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Aussies hit with $1,863 each in debt

Photos: Getty
Photos: Getty

After the Christmas gifts are bought and unwrapped, the lunches eaten and parties thrown, here’s the harsh reality: the silly season has left Aussies a staggering $30 billion in debt.

The nation borrowed approximately $29.7 billion on credit cards in the month of December alone, according to analysis by of Reserve Bank of Australia data.

Per person, that is $1,863 in purchases put on the credit card.

Australia’s personal debt is one of the largest in the world.

What’s more, our spending is increasing. We spent $1.8 billion more last month than we did in December 2017 ($27.9 billion), and five years ago we spent under $25 billion.


Our spending has consequences: the near-$30 billion debt will cost us $237 million in interest alone, based on an average 55-day interest-free period. insights manager Graham Cooke said December was the biggest month of credit card spending for Aussies than any other month.

“This over-reliance on credit cards in December means the cost of Christmas is carried well into the new year and could take a toll on household budgets throughout 2019,” he said.

Furthermore, our spending is driving a lot of us to mental health issues and putting stress on financial counsellors. But the problem is, too many of us are in debt – and the counsellor services aren’t coping.

How do we fix this $30 billion hole?

If you’re not quite ready yet to completely ditch your credit card, Cooke recommends switching to a zero per cent balance transfer card in order to minimise the damage.

“There are currently over one hundred balance transfer cards offering zero per cent introductory rates on transfers, and most banks offer a product with this feature,” he said.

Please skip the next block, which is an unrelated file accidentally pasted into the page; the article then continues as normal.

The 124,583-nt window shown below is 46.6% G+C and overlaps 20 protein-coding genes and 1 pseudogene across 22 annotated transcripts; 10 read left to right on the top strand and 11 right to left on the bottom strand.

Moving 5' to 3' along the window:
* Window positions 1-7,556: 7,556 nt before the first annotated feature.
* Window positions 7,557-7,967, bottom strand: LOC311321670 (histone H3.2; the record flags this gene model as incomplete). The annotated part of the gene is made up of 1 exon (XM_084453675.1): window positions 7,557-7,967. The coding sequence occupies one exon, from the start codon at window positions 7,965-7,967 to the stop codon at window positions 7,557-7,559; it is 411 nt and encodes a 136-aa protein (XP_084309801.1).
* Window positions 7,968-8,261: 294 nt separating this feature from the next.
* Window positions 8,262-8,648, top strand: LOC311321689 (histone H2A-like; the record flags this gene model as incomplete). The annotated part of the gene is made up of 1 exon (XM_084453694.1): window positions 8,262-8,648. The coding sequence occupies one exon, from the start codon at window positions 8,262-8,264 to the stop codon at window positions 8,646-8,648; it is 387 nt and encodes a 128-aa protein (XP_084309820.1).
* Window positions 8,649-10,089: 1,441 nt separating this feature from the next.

“The interest free period varies, but more than half of the balance transfer cards on the market will give you a whole year or more interest free if you transfer your balance.”

But this isn’t an excuse to ignore your debt, Cooke warned: the flipside to zero per cent balance transfer cards is that they often have higher purchase rates than other cards.

“So it’s important that you commit to paying off all your debt in the interest-free period, and resist the urge to spend beyond your means.”

These are’s top three zero per cent balance transfer cards:

<em>Source: balance transfers comparison table, amount saved based on $5,000 balance at a current 20.00% p.a. interest rate</em>
Source: balance transfers comparison table, amount saved based on $5,000 balance at a current 20.00% p.a. interest rate

But it’s not all bad news – there are signs we’re getting better at paying off our debt. The average credit card balance has fallen from $2,470 more than six years ago to $1,984 at the end of 2018.

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